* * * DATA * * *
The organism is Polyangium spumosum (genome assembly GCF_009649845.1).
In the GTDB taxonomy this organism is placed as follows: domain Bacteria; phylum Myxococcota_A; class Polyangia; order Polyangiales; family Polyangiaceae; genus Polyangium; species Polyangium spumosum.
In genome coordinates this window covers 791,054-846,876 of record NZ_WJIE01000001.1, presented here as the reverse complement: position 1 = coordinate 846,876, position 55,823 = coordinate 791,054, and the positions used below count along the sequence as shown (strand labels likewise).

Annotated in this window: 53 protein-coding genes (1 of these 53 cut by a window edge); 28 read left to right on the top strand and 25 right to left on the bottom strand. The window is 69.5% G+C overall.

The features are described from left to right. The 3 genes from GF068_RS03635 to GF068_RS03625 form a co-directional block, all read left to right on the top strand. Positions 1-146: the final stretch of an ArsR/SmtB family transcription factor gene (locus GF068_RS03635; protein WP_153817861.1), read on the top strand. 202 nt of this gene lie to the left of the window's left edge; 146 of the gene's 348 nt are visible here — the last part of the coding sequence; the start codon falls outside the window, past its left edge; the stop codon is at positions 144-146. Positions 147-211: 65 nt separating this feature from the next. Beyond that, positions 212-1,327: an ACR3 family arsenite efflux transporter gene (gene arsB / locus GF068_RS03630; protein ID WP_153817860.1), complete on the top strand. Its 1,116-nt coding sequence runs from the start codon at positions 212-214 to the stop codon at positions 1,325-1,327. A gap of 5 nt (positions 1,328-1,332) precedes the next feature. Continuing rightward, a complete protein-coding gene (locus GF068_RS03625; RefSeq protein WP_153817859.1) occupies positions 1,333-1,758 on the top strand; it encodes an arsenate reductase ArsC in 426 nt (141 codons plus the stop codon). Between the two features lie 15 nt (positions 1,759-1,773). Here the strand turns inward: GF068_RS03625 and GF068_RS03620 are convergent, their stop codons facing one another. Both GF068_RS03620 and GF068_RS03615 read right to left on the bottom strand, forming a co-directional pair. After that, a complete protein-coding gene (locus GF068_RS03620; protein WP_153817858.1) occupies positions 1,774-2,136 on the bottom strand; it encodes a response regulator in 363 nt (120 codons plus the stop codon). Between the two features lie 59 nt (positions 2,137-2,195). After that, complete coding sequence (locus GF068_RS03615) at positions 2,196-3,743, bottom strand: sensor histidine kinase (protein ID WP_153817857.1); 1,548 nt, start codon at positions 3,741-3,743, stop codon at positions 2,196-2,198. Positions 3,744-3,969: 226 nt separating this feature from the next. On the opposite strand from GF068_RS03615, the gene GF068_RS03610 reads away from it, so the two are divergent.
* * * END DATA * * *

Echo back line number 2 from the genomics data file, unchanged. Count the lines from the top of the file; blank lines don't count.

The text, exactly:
In the GTDB taxonomy this organism is placed as follows: domain Bacteria; phylum Myxococcota_A; class Polyangia; order Polyangiales; family Polyangiaceae; genus Polyangium; species Polyangium spumosum.